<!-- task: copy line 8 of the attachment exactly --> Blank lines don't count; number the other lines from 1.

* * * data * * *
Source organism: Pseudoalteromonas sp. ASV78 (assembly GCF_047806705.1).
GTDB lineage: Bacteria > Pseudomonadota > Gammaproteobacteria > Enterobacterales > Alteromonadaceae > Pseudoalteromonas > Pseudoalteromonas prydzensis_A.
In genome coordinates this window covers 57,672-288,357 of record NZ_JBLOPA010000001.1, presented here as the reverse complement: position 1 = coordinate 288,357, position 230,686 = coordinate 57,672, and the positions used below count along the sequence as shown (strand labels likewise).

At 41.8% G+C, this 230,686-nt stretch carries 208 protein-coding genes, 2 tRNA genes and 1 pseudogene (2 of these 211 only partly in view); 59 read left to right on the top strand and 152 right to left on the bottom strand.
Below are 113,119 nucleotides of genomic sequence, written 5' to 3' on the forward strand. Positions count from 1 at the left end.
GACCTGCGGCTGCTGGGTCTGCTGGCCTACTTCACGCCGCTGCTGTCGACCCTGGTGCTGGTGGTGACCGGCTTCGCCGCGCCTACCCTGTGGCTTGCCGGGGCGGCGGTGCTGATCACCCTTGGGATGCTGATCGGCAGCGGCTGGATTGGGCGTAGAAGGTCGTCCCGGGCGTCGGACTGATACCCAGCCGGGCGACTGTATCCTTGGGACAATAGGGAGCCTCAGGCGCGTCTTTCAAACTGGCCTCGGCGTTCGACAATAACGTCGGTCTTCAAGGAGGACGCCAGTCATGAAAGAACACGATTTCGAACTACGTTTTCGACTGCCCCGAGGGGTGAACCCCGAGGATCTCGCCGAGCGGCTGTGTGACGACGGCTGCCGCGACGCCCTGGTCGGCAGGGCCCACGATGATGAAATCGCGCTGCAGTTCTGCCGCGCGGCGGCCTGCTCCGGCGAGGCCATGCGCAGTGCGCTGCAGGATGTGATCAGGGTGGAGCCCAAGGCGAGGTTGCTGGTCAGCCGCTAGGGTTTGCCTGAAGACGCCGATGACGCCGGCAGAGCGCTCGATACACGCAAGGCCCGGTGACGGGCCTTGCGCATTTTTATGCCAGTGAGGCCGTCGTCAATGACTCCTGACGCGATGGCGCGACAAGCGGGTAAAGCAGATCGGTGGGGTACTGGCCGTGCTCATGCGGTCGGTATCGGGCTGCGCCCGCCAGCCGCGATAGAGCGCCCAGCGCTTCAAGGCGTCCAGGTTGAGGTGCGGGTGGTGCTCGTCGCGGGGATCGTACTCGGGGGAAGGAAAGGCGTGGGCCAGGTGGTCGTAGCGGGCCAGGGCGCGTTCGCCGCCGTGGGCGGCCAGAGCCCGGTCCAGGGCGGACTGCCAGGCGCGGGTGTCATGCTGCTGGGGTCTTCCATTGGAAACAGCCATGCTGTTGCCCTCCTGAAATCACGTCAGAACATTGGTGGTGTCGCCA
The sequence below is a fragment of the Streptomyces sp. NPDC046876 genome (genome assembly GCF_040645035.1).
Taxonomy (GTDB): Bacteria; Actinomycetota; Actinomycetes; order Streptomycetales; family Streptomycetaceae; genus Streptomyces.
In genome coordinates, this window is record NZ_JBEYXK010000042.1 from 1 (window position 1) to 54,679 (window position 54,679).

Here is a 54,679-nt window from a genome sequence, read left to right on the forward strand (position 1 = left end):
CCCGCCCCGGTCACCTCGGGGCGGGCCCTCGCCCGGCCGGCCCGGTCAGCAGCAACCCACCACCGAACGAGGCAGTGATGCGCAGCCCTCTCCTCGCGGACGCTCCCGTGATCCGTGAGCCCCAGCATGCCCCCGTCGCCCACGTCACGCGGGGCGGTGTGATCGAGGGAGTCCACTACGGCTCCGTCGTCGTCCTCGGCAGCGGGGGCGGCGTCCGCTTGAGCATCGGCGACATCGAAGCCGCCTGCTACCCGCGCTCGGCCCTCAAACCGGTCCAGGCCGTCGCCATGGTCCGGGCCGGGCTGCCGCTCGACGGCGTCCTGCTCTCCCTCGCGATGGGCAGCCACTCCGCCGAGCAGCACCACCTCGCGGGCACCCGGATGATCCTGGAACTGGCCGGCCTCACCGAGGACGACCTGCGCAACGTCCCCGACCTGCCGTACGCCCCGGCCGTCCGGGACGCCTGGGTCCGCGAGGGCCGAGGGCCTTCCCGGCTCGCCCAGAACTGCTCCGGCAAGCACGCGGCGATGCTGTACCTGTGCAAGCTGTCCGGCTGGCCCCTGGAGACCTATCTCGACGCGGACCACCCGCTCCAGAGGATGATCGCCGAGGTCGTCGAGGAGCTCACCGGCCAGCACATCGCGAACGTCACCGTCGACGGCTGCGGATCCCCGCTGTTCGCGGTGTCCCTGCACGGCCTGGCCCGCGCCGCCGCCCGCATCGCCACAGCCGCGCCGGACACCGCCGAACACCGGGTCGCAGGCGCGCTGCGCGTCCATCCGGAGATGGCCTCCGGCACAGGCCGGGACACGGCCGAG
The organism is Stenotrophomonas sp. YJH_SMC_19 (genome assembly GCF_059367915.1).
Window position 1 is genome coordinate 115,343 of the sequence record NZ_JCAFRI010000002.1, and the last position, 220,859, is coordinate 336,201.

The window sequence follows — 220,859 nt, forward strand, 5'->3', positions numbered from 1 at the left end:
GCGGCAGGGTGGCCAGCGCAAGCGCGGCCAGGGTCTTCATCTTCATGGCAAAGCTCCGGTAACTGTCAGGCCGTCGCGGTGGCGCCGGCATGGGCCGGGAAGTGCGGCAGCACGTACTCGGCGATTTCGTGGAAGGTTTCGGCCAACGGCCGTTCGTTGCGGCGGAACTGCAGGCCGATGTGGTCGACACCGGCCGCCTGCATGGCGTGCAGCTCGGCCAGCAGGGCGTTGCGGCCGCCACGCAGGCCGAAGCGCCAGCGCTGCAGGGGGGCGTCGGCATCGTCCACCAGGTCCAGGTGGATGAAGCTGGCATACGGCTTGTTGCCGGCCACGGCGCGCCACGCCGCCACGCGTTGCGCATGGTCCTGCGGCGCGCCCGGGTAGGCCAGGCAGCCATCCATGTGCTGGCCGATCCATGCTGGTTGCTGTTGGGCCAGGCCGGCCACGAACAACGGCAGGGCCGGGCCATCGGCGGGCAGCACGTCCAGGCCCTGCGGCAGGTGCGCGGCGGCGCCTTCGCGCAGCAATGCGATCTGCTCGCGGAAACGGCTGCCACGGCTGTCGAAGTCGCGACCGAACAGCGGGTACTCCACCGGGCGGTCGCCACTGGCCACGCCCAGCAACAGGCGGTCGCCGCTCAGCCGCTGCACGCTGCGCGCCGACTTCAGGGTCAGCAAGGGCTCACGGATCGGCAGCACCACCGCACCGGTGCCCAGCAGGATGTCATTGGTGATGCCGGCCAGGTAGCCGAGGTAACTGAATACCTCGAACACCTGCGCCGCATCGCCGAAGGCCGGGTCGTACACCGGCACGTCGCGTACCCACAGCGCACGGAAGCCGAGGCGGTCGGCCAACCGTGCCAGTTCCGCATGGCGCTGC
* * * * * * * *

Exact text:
Taxonomy (GTDB): Bacteria; Actinomycetota; Actinomycetes; order Streptomycetales; family Streptomycetaceae; genus Streptomyces.